Amendments to the 1952 Pakistan Army Act passed by the Senate on 27 July prescribe up to five years’ prison for disclosing information prejudicial to Pakistan’s security and interests or those of its armed forces – a measure designed to deter potential whistleblowers from reporting corruption.
Under the ‘hybrid regime’ of recent years, the army was content to wield influence from behind the scenes. Today, army chief of staff General Asim Munir is not afraid to show that he is in sole charge of Pakistan’s politics and economy. He intervenes directly in monetary policy, is leading a crackdown on speculation, smuggling and electricity theft, and has told business leaders he hopes to attract $100bn in foreign investment, mainly from the Gulf.
Taking on economic management
With the army in charge of Pakistan’s economy and finances, all important decisions in these domains must be approved by the Special Investment Facilitation Council (SIFC), which is controlled by the army. The SIFC has supplanted federal agencies and provincial authorities, reversing the regionalisation process that began in 2010. Formalising the army’s role in making economic policy encourages its tendency to grab water and mineral resources and take control of parts of the energy and artificial intelligence sectors.
In securing a hold on the economy (whereas from the 1980s it had focused on diplomacy and strategic affairs), the army is protecting its own interests: it now rules a huge and growing financial empire. On the pretext of rewarding deserving officers, it appropriates agricultural and urban land, deriving a healthy profit from farming or managing high-end real estate projects.
Army-run foundations, especially the Fauji Foundation and the Army Welfare Trust, while officially dedicated to providing social welfare services to military veterans and their dependents, have in reality become Pakistan’s largest industrial conglomerates with assets worth billions of dollars (1).
Beyond safeguarding its own interests, the army aims to protect strategic industrial sectors (especially textiles, which accounts for more than 60% of Pakistan’s exports) (2), and stay in control of the country’s dependence on foreign lenders, ensuring that their demands are met. Since the late 1950s the military have become expert at negotiating this dependence, but it has serious domestic repercussions.
Selling arms for Ukraine to the US?
Online news outlet The Intercept recently reported, quoting Pakistani and US sources, that the US helped Pakistan secure a new loan from the International Monetary Fund (IMF) this June, in return for selling the US arms for Ukraine (3). This military cooperation is also thought to have allowed Pakistan to repress the PTI undisturbed, yet another demonstration of the army’s ability to use foreign conflicts to strengthen its position domestically (as it has done with wars in Afghanistan since the 1970s).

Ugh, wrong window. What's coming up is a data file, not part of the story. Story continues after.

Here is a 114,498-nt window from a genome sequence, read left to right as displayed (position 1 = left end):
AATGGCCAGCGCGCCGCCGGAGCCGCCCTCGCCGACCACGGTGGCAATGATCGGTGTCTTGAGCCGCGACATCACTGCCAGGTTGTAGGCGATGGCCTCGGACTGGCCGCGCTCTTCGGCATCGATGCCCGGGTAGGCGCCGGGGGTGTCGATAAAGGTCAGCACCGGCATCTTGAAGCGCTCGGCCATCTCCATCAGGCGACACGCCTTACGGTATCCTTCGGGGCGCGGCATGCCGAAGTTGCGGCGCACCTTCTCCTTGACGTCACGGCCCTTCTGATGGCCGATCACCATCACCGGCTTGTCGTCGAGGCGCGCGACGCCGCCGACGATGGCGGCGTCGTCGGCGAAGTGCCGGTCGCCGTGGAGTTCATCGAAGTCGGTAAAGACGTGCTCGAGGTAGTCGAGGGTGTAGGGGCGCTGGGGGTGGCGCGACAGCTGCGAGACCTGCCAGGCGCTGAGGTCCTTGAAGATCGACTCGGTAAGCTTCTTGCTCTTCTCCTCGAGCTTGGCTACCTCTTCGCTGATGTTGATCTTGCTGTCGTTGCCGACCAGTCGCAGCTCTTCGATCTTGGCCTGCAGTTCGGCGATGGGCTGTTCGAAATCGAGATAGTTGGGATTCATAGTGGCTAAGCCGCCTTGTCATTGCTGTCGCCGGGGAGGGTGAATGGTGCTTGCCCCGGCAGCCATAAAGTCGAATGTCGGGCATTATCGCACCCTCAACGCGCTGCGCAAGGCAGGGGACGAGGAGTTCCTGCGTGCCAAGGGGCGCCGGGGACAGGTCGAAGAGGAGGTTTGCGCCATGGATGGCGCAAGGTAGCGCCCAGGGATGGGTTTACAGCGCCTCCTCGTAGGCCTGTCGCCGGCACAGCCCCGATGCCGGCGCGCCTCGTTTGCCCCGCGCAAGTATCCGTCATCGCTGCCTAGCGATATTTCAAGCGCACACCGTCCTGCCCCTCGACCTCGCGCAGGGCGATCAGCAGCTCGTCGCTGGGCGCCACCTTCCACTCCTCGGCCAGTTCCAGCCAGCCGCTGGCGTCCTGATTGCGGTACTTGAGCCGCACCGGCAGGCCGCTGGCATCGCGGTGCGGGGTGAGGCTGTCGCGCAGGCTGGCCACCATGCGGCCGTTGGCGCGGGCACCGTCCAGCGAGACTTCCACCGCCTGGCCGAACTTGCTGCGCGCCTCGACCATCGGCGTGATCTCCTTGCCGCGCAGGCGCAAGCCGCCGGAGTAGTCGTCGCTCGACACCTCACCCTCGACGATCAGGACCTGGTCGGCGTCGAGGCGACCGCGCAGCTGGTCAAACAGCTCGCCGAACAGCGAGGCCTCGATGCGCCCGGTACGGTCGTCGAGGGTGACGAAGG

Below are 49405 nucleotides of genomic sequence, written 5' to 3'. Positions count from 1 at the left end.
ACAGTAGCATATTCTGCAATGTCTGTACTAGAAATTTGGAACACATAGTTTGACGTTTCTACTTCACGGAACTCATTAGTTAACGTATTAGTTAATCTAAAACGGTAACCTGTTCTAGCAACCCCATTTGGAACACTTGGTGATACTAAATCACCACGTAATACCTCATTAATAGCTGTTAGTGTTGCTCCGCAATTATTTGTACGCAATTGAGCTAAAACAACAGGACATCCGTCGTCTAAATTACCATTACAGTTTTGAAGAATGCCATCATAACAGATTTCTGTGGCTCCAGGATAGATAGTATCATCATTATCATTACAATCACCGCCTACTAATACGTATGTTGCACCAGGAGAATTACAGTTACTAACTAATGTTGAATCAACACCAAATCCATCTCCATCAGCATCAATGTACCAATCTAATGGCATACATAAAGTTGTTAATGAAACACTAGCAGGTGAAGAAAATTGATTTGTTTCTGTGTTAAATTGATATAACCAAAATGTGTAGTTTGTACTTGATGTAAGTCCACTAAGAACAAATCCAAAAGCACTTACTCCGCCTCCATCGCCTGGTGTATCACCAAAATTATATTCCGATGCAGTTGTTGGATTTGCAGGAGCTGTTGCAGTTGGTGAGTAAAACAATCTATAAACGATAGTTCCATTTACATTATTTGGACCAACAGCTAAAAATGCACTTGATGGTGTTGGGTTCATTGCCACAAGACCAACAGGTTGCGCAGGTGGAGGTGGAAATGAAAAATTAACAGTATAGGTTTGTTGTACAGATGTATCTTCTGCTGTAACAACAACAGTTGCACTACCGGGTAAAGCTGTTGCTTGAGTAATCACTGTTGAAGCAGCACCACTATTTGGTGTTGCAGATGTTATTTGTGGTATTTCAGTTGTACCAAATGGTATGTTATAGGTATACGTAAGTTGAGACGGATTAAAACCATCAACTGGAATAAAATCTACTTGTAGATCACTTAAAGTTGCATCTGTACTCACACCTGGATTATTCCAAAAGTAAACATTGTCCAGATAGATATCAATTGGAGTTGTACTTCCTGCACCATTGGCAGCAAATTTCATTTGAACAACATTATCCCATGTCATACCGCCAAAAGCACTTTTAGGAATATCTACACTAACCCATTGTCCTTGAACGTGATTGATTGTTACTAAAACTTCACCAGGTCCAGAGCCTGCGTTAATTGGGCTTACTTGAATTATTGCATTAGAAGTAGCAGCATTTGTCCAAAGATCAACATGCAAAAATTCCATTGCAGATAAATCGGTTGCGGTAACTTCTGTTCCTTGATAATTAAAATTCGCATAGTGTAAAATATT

This claim, firmly denied by Islamabad, which is officially neutral on the Ukraine war, has yet to be confirmed. But what is certain is that the IMF’s $3bn bailout has given the army breathing space – which it has used to brutally reassert its grip on the country, amid deafening silence from the US and Europe.
Though this financial rescue package has replenished the state coffers, it runs a serious risk of fuelling social conflict in a country suffering from steep inflation (nearly 27% as of October) and a general economic slowdown. In 2022 GDP growth fell from 6.1% to less than 0.3%. Companies are laying off workers en masse across services and industry, especially in textiles.
Soaring gas and electricity bills could be the last straw for Pakistanis. Raising energy prices is one of the conditions the IMF imposed in return for the bailout: Shehbaz Sharif’s government promised to increase the price of gas by 50%; that of electricity had already gone up by 76% in 12 months. Higher bills are all the harder to bear because there are also long power cuts, sometimes up to 16 hours in a day, which force business and households to use generators.
Popular anger began to show in early September. A civil disobedience movement encouraging electricity users to stop paying their bills started in Azad Kashmir, in the northeast and spread to major cities across the country. In Lahore, Rawalpindi, Karachi, Quetta and Peshawar, people burned bills and blocked roads. Some protests became riots.
Faced with simultaneous crises – political, economic and environmental (there were catastrophic floods in June-October 2022) – many Pakistanis are emigrating. In the first six months of 2023 more than 800,000 left to seek a better life elsewhere. For some, that dream has ended in tragedy: nearly 300 Pakistanis were among the hundreds drowned when a trawler carrying migrants sank off the coast of Greece in June.
(1) Ayesha Siddiqa, Military Inc: inside Pakistan’s military economy (2nd edition), Pluto Press, London, 2016.
(2) Laurent Gayer and Fawad Hasan, ‘Pakistan’s coercive sweatshop capitalism’, Le Monde diplomatique, English edition, December 2022.
(3) Ryan Grim and Murtaza Hussain, ‘US helped Pakistan get IMF bailout with secret arms deal for Ukraine, leaked documents reveal’, The Intercept, 17 September 2023.